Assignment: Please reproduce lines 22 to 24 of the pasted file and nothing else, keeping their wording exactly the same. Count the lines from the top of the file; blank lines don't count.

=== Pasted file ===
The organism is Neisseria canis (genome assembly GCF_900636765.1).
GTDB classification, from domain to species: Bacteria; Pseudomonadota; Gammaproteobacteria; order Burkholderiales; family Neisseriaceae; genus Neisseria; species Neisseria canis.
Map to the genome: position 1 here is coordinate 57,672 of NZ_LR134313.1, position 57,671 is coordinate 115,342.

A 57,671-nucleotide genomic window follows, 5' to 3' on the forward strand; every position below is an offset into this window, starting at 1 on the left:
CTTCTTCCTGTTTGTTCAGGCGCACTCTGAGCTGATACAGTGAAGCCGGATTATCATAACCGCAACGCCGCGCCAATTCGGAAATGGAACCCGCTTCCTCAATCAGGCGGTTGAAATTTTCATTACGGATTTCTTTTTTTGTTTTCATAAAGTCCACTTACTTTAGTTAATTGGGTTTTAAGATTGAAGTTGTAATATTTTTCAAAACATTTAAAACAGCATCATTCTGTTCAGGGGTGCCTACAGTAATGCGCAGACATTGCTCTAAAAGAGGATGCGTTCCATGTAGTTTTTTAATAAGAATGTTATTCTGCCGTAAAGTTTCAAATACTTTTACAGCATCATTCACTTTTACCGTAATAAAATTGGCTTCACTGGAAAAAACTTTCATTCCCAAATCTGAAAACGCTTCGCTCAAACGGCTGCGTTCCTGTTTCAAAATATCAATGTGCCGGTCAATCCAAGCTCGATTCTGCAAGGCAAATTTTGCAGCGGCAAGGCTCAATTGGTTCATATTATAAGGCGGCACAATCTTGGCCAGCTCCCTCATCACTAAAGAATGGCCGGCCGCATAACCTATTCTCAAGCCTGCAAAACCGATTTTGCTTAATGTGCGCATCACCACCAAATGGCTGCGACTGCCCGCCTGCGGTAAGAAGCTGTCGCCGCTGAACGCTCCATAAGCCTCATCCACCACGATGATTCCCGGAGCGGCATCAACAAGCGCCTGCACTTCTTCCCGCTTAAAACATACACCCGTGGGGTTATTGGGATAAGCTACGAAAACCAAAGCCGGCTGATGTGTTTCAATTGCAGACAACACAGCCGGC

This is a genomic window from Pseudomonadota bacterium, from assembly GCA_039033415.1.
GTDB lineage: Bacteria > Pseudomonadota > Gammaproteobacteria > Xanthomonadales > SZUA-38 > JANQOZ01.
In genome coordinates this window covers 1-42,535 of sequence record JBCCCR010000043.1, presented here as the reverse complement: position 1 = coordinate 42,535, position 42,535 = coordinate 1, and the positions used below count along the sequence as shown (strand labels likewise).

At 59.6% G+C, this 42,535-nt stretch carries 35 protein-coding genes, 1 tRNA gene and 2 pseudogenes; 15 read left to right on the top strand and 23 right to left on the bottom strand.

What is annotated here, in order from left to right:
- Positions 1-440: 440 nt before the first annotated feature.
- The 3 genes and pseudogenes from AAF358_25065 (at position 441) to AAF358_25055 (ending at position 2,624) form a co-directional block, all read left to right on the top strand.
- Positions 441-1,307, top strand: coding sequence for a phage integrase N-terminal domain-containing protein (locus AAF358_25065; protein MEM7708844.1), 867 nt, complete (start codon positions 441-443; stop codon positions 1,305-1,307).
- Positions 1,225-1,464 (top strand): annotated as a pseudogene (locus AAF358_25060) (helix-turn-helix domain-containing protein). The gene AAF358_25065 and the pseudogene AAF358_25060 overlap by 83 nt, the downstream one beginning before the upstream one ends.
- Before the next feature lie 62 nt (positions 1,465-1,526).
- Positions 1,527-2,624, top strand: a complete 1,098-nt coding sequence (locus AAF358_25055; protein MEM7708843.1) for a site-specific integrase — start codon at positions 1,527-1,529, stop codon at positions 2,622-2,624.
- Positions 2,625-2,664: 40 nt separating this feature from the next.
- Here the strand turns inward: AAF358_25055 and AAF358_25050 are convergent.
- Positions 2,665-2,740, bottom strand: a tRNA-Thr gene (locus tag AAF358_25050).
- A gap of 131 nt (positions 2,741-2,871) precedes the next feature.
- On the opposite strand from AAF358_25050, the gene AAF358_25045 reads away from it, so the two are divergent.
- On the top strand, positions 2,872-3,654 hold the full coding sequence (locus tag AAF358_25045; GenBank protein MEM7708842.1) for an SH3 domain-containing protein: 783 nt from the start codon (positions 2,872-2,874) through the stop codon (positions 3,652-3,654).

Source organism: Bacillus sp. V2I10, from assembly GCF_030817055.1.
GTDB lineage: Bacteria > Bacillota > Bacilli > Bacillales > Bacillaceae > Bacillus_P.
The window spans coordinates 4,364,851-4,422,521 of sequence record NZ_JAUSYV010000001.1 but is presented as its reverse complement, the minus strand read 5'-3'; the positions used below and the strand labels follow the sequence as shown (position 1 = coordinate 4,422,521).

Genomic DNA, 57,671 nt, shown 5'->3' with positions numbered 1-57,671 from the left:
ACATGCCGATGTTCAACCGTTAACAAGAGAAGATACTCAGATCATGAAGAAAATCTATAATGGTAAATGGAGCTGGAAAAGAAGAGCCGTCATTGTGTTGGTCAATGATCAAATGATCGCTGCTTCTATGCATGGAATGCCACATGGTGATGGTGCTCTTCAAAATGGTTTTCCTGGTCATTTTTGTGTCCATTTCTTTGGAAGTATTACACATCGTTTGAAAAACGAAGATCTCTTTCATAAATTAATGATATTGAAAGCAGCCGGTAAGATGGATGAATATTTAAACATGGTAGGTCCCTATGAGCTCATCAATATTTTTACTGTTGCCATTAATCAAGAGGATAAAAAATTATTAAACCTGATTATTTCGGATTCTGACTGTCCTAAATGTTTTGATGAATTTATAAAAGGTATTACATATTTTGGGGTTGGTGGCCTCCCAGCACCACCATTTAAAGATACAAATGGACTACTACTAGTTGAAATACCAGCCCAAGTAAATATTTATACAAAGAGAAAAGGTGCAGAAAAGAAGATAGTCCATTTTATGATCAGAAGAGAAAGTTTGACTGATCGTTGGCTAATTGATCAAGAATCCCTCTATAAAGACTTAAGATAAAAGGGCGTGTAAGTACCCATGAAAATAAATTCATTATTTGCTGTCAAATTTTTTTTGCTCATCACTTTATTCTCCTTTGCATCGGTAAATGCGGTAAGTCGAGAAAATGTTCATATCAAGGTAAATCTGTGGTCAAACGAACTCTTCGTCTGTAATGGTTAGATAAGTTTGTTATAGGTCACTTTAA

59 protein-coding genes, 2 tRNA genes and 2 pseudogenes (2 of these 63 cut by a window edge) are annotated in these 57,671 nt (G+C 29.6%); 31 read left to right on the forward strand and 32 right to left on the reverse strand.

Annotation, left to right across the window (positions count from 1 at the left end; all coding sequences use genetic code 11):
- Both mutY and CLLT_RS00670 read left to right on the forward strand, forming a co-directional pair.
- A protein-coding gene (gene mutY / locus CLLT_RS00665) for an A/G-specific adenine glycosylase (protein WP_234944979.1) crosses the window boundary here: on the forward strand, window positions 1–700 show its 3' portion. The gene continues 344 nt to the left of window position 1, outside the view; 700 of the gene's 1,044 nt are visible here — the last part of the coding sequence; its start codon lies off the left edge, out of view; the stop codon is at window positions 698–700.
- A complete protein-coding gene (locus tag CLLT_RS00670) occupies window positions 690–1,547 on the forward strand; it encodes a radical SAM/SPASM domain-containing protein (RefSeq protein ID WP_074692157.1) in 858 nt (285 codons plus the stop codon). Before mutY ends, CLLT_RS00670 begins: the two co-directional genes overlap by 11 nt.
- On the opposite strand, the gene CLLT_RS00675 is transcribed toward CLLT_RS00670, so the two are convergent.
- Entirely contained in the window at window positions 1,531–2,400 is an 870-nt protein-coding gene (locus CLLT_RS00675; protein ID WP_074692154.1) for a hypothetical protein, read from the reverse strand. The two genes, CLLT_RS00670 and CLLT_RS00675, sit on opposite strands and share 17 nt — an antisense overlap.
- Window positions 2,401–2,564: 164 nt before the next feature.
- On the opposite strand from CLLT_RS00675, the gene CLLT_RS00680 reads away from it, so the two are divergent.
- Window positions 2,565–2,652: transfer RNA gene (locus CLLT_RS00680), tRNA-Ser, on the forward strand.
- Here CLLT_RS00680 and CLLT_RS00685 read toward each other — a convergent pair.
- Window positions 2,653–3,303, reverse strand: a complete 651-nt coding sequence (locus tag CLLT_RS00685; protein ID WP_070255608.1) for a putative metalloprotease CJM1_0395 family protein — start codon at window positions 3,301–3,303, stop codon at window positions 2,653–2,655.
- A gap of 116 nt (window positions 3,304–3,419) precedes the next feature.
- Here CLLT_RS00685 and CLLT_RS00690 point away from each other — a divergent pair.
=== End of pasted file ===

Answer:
- On the top strand, positions 2,872-3,654 hold the full coding sequence (locus tag AAF358_25045; GenBank protein MEM7708842.1) for an SH3 domain-containing protein: 783 nt from the start codon (positions 2,872-2,874) through the stop codon (positions 3,652-3,654).

Source organism: Bacillus sp. V2I10, from assembly GCF_030817055.1.
GTDB lineage: Bacteria > Bacillota > Bacilli > Bacillales > Bacillaceae > Bacillus_P.